What Are Part B Excess Charges?

Husband and wife looking at medical bill and excess charges

If you’re enrolled in Medicare, you’ve probably heard the term “Part B excess charges.” They sound expensive, right? But what exactly are Part B excess charges? It’s important to know what these are so that you can avoid them or at least plan for them as part of your healthcare expenses.

What Are Medicare Part B Excess Charges?

Part B excess charges are essentially additional fees that beneficiaries might run into in some (rare) instances. The federal Medicare program sets fees for all covered medical services. Charges that are over and above those fees are considered excess charges. This only occurs under Medicare Part B.

Medical providers who do not wish to accept Medicare assignment, meaning the Medicare-approved amount for services, can charge up to an additional 15% of the approved amount. Beneficiaries are responsible for paying those excess charges unless they have a Medigap plan that covers them. For this reason, it’s important to know if your providers accept Medicare assignment, or if you might be responsible for additional fees.

Medical billing statement with Part B excess charges.

Calculating Part B Excess Charges

Excess charges are calculated based on the Medicare-approved fees. For example, let’s say you had a procedure that Medicare approved for $200. If the provider decides not to accept that amount, they can charge up to an extra 15%, which would amount to $30, for a total of $230.

Medicare Part B pays 80% of the approved charge after you’ve met the deductible. Let’s say that, in this instance, you’d already met that deductible. Part B will pay 80% of the approved $200, so it will pay $160. You’ll be responsible for the remaining $70.

Avoid Part B Excess Charges

We used a small example, but as well all know, healthcare expenses are often a lot more than $200. An extra 15% can quickly amount to a lot of money. So, it’s best to avoid those charges if you can.

First, before you make an appointment with a doctor, ask if they accept Medicare and if they are willing to accept Medicare-approved fees for services. If you don’t want to call the provider, you can also get this information from Medicare’s physician finder tool. This step alone can save you on unexpected costs.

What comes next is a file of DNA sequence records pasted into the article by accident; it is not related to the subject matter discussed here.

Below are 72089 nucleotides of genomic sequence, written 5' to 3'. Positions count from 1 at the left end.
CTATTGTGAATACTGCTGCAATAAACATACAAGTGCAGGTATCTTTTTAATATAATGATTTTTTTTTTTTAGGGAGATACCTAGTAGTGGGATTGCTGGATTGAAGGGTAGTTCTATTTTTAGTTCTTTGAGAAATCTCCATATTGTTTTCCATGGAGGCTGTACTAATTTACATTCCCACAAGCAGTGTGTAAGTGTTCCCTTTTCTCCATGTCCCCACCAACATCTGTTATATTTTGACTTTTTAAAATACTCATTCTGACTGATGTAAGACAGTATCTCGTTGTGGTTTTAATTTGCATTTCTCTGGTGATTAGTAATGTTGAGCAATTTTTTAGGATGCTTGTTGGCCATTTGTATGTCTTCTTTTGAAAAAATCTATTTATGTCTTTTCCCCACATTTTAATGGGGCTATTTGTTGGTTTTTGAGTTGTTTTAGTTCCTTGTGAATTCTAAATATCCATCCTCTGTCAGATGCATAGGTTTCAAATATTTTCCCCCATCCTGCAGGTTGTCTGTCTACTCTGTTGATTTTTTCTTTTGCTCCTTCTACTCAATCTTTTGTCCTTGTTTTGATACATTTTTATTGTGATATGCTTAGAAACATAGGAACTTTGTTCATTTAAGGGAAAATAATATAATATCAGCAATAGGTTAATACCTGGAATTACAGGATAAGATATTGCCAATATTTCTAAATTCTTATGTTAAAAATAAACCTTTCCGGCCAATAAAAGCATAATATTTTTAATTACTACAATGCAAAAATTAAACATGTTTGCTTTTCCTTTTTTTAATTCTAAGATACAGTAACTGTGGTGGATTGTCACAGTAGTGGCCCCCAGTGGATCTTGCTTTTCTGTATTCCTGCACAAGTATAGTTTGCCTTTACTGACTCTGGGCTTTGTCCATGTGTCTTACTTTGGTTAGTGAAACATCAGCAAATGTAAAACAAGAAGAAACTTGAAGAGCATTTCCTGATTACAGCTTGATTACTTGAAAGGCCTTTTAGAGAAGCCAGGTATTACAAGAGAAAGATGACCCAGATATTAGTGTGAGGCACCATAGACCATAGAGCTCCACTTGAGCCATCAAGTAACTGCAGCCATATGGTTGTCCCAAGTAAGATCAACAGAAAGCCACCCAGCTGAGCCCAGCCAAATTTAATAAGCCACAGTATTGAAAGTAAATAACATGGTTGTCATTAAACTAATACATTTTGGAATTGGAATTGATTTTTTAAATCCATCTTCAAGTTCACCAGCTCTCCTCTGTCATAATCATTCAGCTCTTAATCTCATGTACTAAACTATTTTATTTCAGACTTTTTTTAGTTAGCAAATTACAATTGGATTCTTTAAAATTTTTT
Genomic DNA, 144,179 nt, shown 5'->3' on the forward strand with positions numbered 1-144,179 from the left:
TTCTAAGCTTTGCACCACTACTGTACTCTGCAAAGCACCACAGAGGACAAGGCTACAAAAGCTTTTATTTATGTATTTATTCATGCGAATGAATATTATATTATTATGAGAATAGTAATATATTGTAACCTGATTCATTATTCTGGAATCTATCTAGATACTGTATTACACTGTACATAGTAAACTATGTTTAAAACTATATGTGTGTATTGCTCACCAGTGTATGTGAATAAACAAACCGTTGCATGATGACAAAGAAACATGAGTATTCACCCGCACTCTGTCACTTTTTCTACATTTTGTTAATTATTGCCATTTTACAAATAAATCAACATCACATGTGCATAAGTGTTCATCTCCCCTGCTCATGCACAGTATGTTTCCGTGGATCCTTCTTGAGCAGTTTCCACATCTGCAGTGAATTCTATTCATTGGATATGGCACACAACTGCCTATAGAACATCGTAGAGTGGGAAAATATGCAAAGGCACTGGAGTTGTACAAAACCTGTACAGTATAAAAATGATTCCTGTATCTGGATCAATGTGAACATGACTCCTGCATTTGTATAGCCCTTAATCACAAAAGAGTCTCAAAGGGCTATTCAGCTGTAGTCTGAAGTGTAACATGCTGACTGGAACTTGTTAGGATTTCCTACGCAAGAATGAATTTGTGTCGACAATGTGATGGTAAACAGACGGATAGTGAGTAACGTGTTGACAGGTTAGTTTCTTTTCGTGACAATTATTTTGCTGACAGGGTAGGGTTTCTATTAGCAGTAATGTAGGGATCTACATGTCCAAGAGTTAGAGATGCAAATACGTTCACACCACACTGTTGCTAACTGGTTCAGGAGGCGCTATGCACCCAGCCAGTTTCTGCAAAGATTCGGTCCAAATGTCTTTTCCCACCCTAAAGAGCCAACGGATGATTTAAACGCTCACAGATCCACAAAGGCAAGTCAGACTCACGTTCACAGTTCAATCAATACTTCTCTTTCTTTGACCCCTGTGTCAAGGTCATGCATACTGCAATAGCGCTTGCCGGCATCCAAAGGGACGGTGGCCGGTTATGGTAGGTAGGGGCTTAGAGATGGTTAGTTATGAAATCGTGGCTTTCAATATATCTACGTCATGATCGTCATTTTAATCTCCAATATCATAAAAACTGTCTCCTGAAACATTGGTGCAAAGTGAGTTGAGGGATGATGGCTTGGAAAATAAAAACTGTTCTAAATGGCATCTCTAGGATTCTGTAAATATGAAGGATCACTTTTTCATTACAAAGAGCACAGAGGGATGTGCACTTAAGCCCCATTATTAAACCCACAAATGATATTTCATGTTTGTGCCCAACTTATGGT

Fortunately, most providers accept Medicare assignment, meaning it’s rare to run into excess charges. Plus, there are eight states that limit or prohibit the practice of excess charges altogether. If you live in Connecticut, Massachusetts, Minnesota, New York, Ohio, Pennsylvania, Rhode Island, or Vermont, you won’t have to worry about excess charges. These states are called MOM states: Medicare Overcharge Measure.

Another great way to avoid excess charges is to enroll in a Medigap plan that covers them. Medigap plans, also called Medicare Supplement plans, act as secondary insurance. After Original Medicare (Parts A and B) pay on a claim, it’s sent to the Medigap plan for payment. Plan F and Plan G are two popular Medigap plans that cover Part B excess charges.

Appealing Excess Charges

If you get a bill for a Part B excess charge, the first thing you should do is confirm that the correct amount has been posted to your account. This includes the Medicare-approved amount as well as the excess charge.

It might be possible to appeal the charges in some cases. Make sure you have all the documentation, including the code for the service that was provided. Once you have that information, call Medicare to initiate the appeal. Medicare offers many helpful resources that will help you understand and navigate Part B excess charges.

Find a Medicare Plan with Excess Charge Coverage

If excess charges are something you want to avoid, make sure you get a Medigap plan that covers them. The advisors at Carolina Senior Benefits can help you choose a Medicare plan that fits your healthcare needs and your budget. We’ll teach you how to avoid excess charges and save as much money as possible on your healthcare expenses.